It has been no easy chore to compile and digitize countless hours of deep sea dives. But finally, the efforts of University of Hawaii biologist Christopher Kelly's are paying off for all to see.
"From our standpoint, we are hoping to build awareness of these animals because people don’t care about them if they don't know about them. If they see how gorgeous many of the animals are then they start to care about them," said Kelly.
This month, the University of Hawaii rolled out a database which was only previously available only to researchers.
It includes some strange looking creatures, including images of a spikey red crab which looks like a small spider, but is really about two-feet-long.
The new guide shares the snapshots of the marine life in their natural surroundings.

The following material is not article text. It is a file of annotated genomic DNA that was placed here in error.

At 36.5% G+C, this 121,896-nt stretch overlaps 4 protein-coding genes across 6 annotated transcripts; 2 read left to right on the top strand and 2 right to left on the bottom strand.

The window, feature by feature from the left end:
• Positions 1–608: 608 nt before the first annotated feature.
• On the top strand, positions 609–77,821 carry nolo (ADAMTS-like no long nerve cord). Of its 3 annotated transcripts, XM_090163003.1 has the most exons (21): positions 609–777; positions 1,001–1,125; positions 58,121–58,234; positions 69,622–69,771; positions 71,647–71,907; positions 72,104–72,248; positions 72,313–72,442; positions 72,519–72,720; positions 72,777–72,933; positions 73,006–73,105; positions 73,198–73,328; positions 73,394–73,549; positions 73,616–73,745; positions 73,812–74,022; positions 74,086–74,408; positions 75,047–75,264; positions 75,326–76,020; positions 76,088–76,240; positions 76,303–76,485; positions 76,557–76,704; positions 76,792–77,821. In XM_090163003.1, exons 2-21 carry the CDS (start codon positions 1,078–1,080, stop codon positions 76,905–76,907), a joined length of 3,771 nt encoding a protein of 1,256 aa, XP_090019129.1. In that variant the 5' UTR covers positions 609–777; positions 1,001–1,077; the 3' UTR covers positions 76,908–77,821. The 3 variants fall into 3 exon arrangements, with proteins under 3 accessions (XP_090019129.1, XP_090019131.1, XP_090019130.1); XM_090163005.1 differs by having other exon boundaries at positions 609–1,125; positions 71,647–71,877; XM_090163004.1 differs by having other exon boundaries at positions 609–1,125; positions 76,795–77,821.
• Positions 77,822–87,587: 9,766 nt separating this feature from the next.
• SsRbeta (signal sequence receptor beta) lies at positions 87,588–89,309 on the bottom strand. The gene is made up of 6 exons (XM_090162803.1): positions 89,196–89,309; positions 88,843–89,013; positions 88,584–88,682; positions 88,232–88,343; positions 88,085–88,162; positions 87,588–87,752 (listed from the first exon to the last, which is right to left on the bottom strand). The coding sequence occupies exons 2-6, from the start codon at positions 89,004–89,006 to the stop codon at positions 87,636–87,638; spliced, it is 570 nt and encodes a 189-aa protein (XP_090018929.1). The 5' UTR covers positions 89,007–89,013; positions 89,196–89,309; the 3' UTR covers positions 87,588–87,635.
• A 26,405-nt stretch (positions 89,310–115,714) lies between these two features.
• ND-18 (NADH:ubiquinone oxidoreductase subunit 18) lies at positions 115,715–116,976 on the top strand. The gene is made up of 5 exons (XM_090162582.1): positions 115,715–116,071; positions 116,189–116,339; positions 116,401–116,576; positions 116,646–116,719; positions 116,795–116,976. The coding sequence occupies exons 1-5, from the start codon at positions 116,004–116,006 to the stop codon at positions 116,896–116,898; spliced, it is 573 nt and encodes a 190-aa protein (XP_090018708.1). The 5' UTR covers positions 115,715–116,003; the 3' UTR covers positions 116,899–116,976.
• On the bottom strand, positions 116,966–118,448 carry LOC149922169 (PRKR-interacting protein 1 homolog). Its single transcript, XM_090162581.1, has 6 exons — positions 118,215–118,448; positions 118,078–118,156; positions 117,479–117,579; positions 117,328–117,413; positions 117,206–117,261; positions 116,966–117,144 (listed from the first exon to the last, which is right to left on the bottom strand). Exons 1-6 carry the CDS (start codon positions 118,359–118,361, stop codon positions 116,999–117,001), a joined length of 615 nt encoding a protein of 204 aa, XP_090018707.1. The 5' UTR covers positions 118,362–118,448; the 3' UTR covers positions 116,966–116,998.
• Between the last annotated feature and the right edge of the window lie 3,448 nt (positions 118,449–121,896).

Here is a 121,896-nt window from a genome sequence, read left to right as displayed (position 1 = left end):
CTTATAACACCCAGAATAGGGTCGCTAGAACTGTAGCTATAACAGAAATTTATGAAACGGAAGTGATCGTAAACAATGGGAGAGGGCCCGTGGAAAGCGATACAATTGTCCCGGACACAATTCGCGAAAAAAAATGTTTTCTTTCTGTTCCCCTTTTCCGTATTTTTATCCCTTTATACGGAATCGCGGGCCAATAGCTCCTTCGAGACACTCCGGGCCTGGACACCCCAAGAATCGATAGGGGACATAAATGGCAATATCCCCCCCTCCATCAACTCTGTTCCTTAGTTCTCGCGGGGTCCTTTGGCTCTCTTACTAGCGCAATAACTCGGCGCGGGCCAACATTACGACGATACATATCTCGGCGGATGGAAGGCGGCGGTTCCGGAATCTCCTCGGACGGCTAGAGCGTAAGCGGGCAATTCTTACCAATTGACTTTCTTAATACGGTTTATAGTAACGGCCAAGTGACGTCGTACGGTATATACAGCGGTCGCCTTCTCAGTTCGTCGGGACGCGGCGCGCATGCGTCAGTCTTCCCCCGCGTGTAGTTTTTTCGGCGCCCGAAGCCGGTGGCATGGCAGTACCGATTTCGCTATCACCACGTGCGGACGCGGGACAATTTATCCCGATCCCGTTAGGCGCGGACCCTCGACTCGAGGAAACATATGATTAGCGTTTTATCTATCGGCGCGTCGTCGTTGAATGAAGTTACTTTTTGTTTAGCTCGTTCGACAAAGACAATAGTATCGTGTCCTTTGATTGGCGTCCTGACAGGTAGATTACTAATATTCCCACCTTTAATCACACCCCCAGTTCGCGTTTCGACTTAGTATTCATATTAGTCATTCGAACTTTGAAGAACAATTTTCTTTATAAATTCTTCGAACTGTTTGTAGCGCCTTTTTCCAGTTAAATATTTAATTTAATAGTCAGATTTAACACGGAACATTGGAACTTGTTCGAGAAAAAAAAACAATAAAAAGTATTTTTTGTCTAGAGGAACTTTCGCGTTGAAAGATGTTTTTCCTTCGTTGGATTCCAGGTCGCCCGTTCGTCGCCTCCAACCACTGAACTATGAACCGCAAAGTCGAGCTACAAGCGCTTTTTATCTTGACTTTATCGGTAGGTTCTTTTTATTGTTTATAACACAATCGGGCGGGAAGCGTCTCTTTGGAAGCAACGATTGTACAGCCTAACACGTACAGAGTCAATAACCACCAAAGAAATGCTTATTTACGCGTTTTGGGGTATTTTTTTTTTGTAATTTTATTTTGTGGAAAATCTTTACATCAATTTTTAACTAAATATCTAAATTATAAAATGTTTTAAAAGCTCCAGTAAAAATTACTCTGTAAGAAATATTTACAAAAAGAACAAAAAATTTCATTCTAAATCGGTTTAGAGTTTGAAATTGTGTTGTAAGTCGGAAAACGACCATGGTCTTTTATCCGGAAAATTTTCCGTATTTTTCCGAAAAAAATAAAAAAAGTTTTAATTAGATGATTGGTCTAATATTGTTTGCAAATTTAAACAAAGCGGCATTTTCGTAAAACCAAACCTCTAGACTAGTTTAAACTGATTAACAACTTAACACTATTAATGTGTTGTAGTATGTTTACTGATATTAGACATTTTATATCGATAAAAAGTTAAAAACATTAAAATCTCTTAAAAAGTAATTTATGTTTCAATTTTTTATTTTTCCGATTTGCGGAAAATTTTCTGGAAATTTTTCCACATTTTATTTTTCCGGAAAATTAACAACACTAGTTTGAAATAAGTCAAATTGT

But it is a resource like no other.
All thanks to mini-submarines operated by the Hawaii Undersea Research Laboratory and the painstaking cataloging by Kelly.
"It's taken a long time, because we have thousands and thousands of images and you have to sift through those, and do the best you can to get the correct names," said Kelly. "There are a lot of images out there on the internet that are inaccurately identified."
Kelly says Hawaii probably has the most variety of deep water corals and sponges
and of all the video he has screened he thinks the sponges are the most amazing.
"You feel like you are on a different planet sponges in deep water are huge. They can be the size of 55-gallon trash cans or bigger. They can be on two or three foot stalks with huge globes on them," said Kelly.
In addition to snapping images, scientists often collect specimen for further study.
From things like the bat fish to bleeding coral that goes from white to red.
Out of this world images of life found in waters from 150 feet down to more than a mile deep are now a resource for the world.
The photo guide can be seen online at http://www.soest.hawaii.edu/HURL/animals/id/.